Senior executives are concerned with their organisation’s readiness to manage reputation, according to a new report, Reputation Reality, from consultancy SenateSHJ.
According to SenateSHJ, the survey of 146 business leaders across Australia and New Zealand, including leaders from the health sector, highlighted areas where leaders are out of step with public opinion.
“The research highlights a range of worrying differences in the way organisations and executives view themselves and public perception, as well as how prepared they are for reputational issues,” said SenateSHJ managing partner, Darren Behar.
“First, the hostility shown towards institutions and elites is one of the biggest, and most widely recognised challenges facing Australian businesses. Against this backdrop, the difference in who business leaders see as the most trusted in a crisis is fascinating.
“Respondents overwhelmingly ranked the CEO as the most trusted spokesperson during a crisis. This is in contrast to what we know from previous research, which is that trust in CEOs has fallen dramatically in recent years.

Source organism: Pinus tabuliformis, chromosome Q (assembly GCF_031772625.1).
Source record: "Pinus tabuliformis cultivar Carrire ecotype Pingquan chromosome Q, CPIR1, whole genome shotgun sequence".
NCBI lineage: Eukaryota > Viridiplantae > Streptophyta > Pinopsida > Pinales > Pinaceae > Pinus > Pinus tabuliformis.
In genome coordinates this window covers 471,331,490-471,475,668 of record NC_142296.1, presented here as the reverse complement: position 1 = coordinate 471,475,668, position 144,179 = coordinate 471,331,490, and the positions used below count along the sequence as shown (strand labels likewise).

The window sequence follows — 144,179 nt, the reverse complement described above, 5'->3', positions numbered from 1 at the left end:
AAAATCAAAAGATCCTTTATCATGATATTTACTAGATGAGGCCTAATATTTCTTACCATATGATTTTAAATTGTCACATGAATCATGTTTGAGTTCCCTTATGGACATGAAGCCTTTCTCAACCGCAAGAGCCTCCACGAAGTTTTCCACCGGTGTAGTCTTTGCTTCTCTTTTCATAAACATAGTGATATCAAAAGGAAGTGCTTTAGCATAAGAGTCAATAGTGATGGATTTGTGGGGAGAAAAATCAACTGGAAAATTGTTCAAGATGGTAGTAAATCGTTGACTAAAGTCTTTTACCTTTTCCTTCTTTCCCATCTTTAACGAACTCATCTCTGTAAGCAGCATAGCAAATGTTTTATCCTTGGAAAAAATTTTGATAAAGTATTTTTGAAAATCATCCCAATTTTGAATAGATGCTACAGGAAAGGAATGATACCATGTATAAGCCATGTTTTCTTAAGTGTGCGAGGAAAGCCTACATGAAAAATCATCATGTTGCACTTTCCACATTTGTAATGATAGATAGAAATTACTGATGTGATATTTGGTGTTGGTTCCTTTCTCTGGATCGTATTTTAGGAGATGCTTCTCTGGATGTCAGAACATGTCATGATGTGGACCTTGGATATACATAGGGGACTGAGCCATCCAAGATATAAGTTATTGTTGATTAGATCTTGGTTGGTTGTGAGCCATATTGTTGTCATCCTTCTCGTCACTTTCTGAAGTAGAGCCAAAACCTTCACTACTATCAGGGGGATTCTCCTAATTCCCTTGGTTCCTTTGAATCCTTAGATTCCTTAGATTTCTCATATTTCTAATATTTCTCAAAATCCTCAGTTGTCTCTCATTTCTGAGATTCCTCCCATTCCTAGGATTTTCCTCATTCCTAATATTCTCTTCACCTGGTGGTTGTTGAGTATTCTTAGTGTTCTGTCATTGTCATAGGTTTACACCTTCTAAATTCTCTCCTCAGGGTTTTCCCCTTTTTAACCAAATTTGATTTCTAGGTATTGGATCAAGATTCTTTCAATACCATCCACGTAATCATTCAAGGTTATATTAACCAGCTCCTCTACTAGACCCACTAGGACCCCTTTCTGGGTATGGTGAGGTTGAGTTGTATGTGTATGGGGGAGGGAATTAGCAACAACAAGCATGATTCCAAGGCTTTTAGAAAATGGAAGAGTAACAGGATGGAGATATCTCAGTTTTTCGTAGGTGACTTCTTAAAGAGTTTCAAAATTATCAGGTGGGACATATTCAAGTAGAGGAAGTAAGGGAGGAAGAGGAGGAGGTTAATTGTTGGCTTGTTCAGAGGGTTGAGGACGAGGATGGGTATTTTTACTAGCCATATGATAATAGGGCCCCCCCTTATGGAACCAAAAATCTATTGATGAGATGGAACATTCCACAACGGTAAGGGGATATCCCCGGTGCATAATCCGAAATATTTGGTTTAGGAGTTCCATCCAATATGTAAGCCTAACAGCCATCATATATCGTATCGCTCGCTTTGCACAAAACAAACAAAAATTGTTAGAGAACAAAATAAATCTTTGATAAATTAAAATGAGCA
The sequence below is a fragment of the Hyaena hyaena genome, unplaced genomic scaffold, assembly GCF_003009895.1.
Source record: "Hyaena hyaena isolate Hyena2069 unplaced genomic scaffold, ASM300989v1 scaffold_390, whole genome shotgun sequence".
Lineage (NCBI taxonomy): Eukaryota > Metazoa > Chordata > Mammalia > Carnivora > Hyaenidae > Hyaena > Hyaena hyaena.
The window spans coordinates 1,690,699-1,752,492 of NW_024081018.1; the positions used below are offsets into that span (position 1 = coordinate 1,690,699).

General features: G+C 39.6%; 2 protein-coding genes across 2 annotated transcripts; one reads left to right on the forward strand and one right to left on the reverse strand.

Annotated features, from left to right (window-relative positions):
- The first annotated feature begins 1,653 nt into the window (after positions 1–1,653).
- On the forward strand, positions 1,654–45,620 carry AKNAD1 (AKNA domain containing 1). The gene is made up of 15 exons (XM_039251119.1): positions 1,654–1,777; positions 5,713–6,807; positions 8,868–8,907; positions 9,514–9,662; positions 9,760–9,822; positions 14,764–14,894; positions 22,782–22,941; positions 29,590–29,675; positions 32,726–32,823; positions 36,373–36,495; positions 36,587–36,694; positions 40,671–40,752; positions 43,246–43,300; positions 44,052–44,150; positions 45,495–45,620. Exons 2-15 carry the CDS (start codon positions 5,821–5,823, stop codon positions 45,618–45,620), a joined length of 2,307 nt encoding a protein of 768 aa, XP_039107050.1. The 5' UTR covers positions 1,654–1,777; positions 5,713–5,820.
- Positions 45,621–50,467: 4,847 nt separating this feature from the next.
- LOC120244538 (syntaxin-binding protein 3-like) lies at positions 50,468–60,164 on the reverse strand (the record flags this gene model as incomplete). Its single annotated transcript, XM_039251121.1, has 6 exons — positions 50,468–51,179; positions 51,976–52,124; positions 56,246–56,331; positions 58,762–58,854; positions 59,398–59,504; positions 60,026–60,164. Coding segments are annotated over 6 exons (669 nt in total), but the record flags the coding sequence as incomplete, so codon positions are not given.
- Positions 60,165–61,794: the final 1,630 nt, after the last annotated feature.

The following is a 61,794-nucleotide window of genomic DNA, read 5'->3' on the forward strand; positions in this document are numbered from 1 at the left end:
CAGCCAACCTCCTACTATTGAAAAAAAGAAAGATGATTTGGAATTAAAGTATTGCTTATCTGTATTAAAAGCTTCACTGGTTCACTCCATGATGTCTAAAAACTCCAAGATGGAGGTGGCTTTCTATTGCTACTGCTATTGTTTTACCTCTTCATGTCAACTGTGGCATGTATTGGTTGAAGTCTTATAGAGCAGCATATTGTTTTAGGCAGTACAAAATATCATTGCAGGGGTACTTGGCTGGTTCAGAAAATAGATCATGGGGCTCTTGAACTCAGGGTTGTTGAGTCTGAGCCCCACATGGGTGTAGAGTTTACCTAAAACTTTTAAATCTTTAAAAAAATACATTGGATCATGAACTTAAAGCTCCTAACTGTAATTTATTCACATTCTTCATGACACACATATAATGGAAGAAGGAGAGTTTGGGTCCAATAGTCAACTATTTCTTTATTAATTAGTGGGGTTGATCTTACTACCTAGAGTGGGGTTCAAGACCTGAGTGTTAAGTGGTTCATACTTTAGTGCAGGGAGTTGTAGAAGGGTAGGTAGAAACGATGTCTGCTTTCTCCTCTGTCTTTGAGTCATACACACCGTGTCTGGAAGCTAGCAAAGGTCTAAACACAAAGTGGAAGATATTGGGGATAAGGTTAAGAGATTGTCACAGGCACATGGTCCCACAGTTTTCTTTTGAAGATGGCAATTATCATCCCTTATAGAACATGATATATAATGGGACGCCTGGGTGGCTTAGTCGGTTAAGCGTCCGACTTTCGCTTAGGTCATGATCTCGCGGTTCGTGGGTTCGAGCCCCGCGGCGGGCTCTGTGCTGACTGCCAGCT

“Second, just 54 per cent identified integrity as the key driver for corporate reputation. We would have expected this number to be significantly higher given the plummeting level of trust that large organisations face.
“Third, almost nine in 10 respondents said their organisation is proactive in protecting its reputation, yet only one in four respondents have high confidence in their ability to effectively roll out their crisis plans. And their confidence in managing a crisis through social and digital channels is even lower at 40 per cent.
“In practice, this lack of preparedness means organisations run a real risk of major reputational damage, particularly given an increasingly complex business and political environment where new risks and challenges, from cyber attacks to social media crises, are prevalent,” said Mr Behar.
The results also show a disparity in the importance placed on reputation by different sectors. All respondents in the financial and retail and wholesale sectors said reputation was one of the organisation’s primary assets. Yet only 67 per cent of respondents in the healthcare sector agreed.
Mr Behar added, “It’s telling that the sectors which place greatest importance on reputation are financial services and retail – two sectors which have had a number of high profile reputational crises in the past 12 months.”